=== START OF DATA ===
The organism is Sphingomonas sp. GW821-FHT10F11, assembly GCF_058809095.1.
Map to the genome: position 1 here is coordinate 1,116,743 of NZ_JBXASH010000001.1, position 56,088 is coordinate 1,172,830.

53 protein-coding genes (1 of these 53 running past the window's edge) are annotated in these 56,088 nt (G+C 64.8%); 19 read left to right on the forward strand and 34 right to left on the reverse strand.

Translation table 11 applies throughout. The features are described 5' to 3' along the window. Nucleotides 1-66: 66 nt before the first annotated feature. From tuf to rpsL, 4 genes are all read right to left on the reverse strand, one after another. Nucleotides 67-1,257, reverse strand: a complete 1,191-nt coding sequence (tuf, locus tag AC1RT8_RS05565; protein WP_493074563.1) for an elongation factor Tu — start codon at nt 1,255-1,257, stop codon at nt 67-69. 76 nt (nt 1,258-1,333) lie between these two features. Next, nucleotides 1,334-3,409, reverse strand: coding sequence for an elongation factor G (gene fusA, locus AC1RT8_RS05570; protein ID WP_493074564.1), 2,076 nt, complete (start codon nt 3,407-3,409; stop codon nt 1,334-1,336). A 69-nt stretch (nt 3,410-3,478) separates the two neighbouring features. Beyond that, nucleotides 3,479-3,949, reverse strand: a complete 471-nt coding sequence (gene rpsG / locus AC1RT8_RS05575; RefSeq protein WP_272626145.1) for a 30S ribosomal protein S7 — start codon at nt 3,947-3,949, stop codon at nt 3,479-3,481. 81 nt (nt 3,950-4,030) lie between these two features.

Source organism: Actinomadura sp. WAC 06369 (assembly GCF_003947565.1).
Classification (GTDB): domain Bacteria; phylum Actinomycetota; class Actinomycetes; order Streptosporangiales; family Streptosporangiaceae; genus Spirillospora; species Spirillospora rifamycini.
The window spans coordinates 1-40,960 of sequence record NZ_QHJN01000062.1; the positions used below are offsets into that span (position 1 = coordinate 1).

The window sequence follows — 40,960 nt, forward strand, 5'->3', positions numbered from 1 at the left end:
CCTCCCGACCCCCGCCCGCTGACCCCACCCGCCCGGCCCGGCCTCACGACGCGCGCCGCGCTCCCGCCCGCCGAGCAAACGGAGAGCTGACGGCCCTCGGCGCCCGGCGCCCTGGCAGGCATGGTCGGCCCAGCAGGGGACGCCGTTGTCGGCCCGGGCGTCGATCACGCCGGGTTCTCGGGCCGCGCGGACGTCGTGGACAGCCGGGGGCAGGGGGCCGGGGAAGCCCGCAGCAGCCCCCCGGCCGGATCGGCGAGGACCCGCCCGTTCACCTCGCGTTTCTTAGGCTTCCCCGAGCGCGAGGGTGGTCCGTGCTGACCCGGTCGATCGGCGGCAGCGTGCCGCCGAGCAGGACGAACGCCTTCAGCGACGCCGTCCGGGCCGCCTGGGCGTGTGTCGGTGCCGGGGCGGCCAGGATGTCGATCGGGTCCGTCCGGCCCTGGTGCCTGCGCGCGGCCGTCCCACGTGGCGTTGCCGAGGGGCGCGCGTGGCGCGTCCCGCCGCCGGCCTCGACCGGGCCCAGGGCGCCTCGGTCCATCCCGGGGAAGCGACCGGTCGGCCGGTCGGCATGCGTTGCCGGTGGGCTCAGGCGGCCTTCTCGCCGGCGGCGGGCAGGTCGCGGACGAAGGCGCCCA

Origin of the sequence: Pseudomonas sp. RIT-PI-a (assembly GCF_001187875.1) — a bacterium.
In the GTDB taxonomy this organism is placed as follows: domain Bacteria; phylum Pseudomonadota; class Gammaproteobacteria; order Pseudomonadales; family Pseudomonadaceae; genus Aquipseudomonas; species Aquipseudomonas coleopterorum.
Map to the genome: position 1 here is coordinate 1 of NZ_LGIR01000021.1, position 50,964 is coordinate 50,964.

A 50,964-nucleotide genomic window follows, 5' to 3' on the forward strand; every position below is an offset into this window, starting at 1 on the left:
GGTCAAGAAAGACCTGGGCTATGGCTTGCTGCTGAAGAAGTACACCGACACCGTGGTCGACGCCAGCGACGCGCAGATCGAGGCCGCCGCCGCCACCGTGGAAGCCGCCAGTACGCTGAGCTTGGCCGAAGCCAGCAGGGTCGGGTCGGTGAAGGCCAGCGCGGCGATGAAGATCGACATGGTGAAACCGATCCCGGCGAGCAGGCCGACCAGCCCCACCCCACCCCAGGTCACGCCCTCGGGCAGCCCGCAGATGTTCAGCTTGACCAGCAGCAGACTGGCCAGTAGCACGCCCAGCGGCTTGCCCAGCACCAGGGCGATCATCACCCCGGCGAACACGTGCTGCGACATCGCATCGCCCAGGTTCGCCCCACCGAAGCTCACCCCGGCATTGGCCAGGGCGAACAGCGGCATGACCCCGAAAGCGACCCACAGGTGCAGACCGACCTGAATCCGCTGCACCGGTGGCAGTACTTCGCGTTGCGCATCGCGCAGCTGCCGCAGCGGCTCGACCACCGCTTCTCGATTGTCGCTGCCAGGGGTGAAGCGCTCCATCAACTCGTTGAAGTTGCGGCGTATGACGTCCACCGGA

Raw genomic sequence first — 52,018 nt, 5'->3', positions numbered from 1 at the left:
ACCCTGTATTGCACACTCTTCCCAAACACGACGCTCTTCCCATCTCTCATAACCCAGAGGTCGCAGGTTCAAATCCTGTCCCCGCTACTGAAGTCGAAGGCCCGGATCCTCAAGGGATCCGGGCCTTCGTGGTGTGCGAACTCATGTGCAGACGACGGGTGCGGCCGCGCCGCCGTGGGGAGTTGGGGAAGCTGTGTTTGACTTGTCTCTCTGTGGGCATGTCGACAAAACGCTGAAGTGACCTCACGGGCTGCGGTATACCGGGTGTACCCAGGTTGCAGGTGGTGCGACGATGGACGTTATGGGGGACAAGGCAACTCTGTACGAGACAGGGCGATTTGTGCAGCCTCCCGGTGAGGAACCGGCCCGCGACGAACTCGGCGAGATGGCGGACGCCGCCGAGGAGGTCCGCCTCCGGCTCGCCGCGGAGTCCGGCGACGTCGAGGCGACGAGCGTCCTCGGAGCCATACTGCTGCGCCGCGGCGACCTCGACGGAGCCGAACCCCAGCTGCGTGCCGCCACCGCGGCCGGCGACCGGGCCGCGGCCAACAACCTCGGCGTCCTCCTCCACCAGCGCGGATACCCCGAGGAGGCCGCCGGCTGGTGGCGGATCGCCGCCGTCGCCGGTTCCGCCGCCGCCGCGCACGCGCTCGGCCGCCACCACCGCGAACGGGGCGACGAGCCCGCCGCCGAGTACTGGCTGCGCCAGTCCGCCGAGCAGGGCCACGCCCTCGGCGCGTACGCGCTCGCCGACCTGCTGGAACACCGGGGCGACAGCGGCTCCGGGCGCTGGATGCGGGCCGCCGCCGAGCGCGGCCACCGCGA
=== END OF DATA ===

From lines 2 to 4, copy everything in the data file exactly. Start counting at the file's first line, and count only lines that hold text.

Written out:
Map to the genome: position 1 here is coordinate 1,116,743 of NZ_JBXASH010000001.1, position 56,088 is coordinate 1,172,830.

53 protein-coding genes (1 of these 53 running past the window's edge) are annotated in these 56,088 nt (G+C 64.8%); 19 read left to right on the forward strand and 34 right to left on the reverse strand.

Translation table 11 applies throughout. The features are described 5' to 3' along the window. Nucleotides 1-66: 66 nt before the first annotated feature. From tuf to rpsL, 4 genes are all read right to left on the reverse strand, one after another. Nucleotides 67-1,257, reverse strand: a complete 1,191-nt coding sequence (tuf, locus tag AC1RT8_RS05565; protein WP_493074563.1) for an elongation factor Tu — start codon at nt 1,255-1,257, stop codon at nt 67-69. 76 nt (nt 1,258-1,333) lie between these two features. Next, nucleotides 1,334-3,409, reverse strand: coding sequence for an elongation factor G (gene fusA, locus AC1RT8_RS05570; protein ID WP_493074564.1), 2,076 nt, complete (start codon nt 3,407-3,409; stop codon nt 1,334-1,336). A 69-nt stretch (nt 3,410-3,478) separates the two neighbouring features. Beyond that, nucleotides 3,479-3,949, reverse strand: a complete 471-nt coding sequence (gene rpsG / locus AC1RT8_RS05575; RefSeq protein WP_272626145.1) for a 30S ribosomal protein S7 — start codon at nt 3,947-3,949, stop codon at nt 3,479-3,481. 81 nt (nt 3,950-4,030) lie between these two features.